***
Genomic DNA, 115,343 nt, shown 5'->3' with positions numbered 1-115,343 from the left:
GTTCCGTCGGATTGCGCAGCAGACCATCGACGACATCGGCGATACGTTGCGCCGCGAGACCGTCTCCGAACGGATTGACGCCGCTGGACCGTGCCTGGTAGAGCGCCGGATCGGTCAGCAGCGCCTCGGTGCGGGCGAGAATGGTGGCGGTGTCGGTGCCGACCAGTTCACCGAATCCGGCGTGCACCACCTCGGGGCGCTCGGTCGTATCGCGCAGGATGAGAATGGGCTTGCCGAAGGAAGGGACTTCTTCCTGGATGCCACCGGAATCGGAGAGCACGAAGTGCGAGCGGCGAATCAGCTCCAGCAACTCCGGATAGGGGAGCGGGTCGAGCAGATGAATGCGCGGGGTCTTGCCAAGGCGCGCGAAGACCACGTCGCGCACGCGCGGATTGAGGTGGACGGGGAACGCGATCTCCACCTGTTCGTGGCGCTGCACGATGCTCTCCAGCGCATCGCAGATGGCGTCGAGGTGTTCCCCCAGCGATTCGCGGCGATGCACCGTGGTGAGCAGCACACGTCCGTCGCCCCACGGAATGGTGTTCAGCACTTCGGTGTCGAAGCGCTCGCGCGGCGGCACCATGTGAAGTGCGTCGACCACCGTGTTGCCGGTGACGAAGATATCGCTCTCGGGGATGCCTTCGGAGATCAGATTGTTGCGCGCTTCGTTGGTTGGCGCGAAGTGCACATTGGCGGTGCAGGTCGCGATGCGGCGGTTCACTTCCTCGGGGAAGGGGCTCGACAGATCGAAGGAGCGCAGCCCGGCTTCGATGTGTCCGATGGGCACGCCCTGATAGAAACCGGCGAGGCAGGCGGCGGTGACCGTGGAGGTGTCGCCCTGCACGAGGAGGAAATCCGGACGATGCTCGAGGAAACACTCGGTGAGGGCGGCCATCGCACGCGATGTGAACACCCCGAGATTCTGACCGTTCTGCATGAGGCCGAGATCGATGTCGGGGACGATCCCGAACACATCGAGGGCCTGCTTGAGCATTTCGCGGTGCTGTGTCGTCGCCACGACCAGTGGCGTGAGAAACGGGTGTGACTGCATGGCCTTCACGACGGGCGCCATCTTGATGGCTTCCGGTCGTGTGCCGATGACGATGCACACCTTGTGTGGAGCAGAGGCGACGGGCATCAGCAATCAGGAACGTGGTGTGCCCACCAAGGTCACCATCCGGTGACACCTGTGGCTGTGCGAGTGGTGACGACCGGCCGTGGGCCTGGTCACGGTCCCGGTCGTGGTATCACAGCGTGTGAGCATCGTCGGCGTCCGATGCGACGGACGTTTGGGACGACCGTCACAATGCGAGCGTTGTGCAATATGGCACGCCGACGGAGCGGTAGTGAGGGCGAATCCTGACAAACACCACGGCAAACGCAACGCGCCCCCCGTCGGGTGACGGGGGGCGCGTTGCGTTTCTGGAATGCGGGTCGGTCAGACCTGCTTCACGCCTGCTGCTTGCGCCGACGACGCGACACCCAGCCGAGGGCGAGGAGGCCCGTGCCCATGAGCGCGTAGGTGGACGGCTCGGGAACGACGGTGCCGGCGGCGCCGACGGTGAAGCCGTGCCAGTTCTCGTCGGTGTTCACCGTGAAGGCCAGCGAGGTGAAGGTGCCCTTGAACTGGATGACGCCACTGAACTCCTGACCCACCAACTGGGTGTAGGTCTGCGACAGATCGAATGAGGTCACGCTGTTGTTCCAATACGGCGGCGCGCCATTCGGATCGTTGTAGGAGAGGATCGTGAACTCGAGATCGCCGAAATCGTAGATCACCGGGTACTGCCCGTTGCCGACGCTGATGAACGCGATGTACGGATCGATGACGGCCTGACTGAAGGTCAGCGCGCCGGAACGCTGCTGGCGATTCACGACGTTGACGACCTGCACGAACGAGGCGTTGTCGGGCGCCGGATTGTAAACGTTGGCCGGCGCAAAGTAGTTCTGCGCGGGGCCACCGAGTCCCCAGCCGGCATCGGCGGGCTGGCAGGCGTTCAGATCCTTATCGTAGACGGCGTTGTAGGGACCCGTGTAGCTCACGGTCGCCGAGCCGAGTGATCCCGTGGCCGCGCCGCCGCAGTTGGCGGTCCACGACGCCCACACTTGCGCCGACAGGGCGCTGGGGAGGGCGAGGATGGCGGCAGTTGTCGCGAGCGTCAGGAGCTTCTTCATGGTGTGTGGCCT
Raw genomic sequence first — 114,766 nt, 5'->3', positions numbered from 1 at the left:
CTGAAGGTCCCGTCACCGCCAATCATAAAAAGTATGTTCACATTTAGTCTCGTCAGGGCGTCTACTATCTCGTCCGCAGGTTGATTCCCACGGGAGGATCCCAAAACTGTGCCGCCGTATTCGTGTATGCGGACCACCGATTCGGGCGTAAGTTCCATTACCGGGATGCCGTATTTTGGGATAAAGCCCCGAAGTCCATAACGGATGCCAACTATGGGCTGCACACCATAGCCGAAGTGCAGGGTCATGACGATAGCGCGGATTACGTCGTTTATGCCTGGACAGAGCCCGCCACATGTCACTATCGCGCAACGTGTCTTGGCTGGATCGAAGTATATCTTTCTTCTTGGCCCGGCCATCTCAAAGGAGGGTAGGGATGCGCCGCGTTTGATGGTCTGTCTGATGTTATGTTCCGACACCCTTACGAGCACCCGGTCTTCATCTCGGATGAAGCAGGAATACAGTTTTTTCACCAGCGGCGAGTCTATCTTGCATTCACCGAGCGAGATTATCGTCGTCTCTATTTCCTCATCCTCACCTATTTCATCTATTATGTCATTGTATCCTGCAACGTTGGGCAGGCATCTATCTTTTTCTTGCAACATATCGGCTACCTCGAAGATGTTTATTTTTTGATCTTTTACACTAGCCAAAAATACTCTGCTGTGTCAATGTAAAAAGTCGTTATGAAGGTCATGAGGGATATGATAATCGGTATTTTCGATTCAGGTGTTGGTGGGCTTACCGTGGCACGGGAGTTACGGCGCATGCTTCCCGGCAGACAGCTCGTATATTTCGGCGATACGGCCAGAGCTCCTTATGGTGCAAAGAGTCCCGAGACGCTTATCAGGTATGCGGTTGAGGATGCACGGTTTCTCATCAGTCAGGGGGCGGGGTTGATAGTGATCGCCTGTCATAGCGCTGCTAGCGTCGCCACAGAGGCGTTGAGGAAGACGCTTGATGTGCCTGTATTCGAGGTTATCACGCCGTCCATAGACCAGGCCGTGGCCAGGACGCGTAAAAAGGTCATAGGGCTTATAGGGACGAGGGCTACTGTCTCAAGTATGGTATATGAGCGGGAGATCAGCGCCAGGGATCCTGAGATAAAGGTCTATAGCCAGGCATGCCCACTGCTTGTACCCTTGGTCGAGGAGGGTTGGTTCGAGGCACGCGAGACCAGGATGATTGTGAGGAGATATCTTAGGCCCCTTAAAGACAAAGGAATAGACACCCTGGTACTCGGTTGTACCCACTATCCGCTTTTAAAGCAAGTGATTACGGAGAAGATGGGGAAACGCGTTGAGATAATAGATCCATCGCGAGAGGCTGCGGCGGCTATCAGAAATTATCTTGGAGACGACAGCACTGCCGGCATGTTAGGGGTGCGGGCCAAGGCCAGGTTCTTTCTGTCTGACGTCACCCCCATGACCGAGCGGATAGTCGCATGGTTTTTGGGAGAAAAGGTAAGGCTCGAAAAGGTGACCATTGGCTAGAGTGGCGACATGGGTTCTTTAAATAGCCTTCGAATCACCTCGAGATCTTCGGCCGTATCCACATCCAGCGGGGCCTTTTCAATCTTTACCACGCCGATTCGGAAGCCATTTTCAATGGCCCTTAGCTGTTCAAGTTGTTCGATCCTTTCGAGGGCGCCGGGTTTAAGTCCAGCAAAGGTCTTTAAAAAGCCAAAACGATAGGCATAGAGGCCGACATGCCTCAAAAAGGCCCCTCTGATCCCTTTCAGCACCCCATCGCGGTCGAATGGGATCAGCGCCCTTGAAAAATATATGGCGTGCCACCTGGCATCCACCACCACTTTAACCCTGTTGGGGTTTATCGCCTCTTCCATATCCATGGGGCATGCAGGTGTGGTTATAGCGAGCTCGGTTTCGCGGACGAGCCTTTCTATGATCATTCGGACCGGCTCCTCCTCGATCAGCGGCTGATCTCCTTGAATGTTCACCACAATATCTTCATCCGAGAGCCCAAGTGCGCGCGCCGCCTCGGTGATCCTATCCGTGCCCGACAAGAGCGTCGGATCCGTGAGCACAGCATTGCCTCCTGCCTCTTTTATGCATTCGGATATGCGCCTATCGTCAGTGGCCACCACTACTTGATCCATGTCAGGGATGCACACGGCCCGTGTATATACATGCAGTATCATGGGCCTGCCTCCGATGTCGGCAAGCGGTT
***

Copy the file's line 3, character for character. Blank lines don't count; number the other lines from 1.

Raw genomic sequence first — 114,766 nt, 5'->3', positions numbered from 1 at the left: